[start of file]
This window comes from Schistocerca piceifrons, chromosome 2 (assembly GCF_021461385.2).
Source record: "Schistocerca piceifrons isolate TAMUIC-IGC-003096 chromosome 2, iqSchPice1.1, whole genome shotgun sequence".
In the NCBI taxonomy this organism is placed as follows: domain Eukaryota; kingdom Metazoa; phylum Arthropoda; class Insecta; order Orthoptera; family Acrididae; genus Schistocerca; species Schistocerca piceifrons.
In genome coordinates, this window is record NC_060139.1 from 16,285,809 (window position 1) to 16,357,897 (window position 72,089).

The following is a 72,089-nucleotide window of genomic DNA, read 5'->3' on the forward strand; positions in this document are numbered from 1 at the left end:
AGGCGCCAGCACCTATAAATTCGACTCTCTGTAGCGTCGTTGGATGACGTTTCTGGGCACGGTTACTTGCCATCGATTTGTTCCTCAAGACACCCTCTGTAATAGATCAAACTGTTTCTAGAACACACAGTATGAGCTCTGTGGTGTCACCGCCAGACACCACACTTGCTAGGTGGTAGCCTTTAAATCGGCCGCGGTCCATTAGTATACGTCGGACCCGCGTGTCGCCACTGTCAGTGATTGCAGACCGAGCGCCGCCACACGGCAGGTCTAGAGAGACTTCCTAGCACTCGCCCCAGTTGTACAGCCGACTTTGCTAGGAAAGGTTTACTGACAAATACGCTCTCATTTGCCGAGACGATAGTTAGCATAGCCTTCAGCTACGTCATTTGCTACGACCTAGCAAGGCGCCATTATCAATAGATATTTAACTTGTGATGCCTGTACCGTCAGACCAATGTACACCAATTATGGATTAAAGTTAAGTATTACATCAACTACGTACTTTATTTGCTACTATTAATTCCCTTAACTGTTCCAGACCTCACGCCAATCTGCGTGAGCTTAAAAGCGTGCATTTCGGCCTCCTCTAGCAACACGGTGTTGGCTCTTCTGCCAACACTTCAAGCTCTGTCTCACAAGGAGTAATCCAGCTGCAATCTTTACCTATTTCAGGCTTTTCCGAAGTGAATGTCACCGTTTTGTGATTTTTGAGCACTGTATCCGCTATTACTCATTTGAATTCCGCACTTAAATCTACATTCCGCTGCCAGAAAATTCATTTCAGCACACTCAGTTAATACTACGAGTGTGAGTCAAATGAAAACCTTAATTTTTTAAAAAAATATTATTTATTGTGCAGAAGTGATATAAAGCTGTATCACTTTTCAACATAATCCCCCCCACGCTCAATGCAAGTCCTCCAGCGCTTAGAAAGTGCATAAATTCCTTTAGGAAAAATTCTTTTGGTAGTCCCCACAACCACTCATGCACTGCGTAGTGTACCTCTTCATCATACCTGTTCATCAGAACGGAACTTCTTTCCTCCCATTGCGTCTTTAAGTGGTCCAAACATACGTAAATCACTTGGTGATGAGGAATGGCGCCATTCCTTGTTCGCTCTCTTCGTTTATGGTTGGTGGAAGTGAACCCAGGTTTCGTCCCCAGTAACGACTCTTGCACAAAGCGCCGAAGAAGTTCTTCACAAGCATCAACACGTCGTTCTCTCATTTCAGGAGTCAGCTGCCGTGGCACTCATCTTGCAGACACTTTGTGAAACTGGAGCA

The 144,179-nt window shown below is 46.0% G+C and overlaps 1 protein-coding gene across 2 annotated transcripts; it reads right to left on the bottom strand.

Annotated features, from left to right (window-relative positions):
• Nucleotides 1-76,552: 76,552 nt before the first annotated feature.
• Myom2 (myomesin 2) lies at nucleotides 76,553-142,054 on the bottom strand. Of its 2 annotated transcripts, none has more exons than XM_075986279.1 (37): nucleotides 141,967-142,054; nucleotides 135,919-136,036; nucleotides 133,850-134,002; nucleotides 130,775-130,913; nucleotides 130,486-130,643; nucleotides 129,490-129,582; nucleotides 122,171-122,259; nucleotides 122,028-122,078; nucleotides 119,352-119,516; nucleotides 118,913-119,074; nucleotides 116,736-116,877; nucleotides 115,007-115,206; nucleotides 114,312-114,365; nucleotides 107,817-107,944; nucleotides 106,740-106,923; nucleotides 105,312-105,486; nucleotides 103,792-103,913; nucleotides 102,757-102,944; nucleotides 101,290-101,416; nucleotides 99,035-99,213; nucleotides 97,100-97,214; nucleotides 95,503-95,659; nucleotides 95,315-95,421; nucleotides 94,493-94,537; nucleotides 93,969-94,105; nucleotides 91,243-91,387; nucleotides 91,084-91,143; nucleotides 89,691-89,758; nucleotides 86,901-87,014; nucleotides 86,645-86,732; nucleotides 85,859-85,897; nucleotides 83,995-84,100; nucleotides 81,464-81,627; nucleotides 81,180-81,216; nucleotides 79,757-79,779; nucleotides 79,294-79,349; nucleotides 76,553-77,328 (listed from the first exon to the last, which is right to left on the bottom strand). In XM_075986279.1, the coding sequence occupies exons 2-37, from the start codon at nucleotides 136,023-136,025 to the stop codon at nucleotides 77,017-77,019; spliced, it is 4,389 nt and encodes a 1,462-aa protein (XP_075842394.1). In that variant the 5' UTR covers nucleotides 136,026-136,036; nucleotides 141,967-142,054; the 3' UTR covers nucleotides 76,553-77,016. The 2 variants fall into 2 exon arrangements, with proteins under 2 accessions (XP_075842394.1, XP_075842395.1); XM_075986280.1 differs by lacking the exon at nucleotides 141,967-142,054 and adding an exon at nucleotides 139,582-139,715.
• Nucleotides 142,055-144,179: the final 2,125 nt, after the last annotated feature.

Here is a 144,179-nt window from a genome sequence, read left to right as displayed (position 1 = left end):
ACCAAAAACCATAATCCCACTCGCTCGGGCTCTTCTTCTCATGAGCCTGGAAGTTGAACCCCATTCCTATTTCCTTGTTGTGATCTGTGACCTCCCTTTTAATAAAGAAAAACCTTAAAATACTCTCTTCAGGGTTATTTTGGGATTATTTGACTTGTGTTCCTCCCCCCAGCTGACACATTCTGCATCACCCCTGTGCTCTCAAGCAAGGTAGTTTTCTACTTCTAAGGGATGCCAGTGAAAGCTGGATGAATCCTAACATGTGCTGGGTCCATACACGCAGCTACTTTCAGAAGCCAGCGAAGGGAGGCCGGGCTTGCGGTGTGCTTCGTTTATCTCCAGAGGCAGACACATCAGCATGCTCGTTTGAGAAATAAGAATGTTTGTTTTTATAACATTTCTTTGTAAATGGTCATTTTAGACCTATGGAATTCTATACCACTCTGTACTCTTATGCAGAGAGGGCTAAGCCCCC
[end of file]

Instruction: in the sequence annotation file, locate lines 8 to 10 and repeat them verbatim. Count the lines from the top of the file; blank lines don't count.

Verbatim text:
Annotated features, from left to right (window-relative positions):
• Nucleotides 1-76,552: 76,552 nt before the first annotated feature.
• Myom2 (myomesin 2) lies at nucleotides 76,553-142,054 on the bottom strand. Of its 2 annotated transcripts, none has more exons than XM_075986279.1 (37): nucleotides 141,967-142,054; nucleotides 135,919-136,036; nucleotides 133,850-134,002; nucleotides 130,775-130,913; nucleotides 130,486-130,643; nucleotides 129,490-129,582; nucleotides 122,171-122,259; nucleotides 122,028-122,078; nucleotides 119,352-119,516; nucleotides 118,913-119,074; nucleotides 116,736-116,877; nucleotides 115,007-115,206; nucleotides 114,312-114,365; nucleotides 107,817-107,944; nucleotides 106,740-106,923; nucleotides 105,312-105,486; nucleotides 103,792-103,913; nucleotides 102,757-102,944; nucleotides 101,290-101,416; nucleotides 99,035-99,213; nucleotides 97,100-97,214; nucleotides 95,503-95,659; nucleotides 95,315-95,421; nucleotides 94,493-94,537; nucleotides 93,969-94,105; nucleotides 91,243-91,387; nucleotides 91,084-91,143; nucleotides 89,691-89,758; nucleotides 86,901-87,014; nucleotides 86,645-86,732; nucleotides 85,859-85,897; nucleotides 83,995-84,100; nucleotides 81,464-81,627; nucleotides 81,180-81,216; nucleotides 79,757-79,779; nucleotides 79,294-79,349; nucleotides 76,553-77,328 (listed from the first exon to the last, which is right to left on the bottom strand). In XM_075986279.1, the coding sequence occupies exons 2-37, from the start codon at nucleotides 136,023-136,025 to the stop codon at nucleotides 77,017-77,019; spliced, it is 4,389 nt and encodes a 1,462-aa protein (XP_075842394.1). In that variant the 5' UTR covers nucleotides 136,026-136,036; nucleotides 141,967-142,054; the 3' UTR covers nucleotides 76,553-77,016. The 2 variants fall into 2 exon arrangements, with proteins under 2 accessions (XP_075842394.1, XP_075842395.1); XM_075986280.1 differs by lacking the exon at nucleotides 141,967-142,054 and adding an exon at nucleotides 139,582-139,715.